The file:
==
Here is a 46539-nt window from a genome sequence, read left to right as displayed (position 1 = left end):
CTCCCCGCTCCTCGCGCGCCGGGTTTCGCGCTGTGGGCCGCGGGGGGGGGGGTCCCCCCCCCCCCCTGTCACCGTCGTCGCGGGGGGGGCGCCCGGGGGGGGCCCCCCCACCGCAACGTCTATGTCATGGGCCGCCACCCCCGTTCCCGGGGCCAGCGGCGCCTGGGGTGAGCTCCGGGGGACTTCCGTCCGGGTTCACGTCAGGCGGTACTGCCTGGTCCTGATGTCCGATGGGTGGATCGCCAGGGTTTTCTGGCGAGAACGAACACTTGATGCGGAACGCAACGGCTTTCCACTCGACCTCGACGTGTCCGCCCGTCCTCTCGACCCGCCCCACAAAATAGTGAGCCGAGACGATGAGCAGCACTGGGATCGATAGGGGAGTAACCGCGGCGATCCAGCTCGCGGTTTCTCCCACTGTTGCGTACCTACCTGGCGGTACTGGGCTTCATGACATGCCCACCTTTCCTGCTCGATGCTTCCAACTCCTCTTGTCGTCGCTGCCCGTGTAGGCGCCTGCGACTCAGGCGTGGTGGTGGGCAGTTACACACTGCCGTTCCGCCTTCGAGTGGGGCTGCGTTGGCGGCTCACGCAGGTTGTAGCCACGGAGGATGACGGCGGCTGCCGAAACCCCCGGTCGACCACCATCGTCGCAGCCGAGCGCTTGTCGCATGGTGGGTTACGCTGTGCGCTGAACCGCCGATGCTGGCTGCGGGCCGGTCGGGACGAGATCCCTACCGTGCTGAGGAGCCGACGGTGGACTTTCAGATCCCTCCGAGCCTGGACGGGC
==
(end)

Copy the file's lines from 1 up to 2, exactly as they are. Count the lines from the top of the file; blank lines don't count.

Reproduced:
Here is a 46539-nt window from a genome sequence, read left to right as displayed (position 1 = left end):
CTCCCCGCTCCTCGCGCGCCGGGTTTCGCGCTGTGGGCCGCGGGGGGGGGGGTCCCCCCCCCCCCCTGTCACCGTCGTCGCGGGGGGGGCGCCCGGGGGGGGCCCCCCCACCGCAACGTCTATGTCATGGGCCGCCACCCCCGTTCCCGGGGCCAGCGGCGCCTGGGGTGAGCTCCGGGGGACTTCCGTCCGGGTTCACGTCAGGCGGTACTGCCTGGTCCTGATGTCCGATGGGTGGATCGCCAGGGTTTTCTGGCGAGAACGAACACTTGATGCGGAACGCAACGGCTTTCCACTCGACCTCGACGTGTCCGCCCGTCCTCTCGACCCGCCCCACAAAATAGTGAGCCGAGACGATGAGCAGCACTGGGATCGATAGGGGAGTAACCGCGGCGATCCAGCTCGCGGTTTCTCCCACTGTTGCGTACCTACCTGGCGGTACTGGGCTTCATGACATGCCCACCTTTCCTGCTCGATGCTTCCAACTCCTCTTGTCGTCGCTGCCCGTGTAGGCGCCTGCGACTCAGGCGTGGTGGTGGGCAGTTACACACTGCCGTTCCGCCTTCGAGTGGGGCTGCGTTGGCGGCTCACGCAGGTTGTAGCCACGGAGGATGACGGCGGCTGCCGAAACCCCCGGTCGACCACCATCGTCGCAGCCGAGCGCTTGTCGCATGGTGGGTTACGCTGTGCGCTGAACCGCCGATGCTGGCTGCGGGCCGGTCGGGACGAGATCCCTACCGTGCTGAGGAGCCGACGGTGGACTTTCAGATCCCTCCGAGCCTGGACGGGC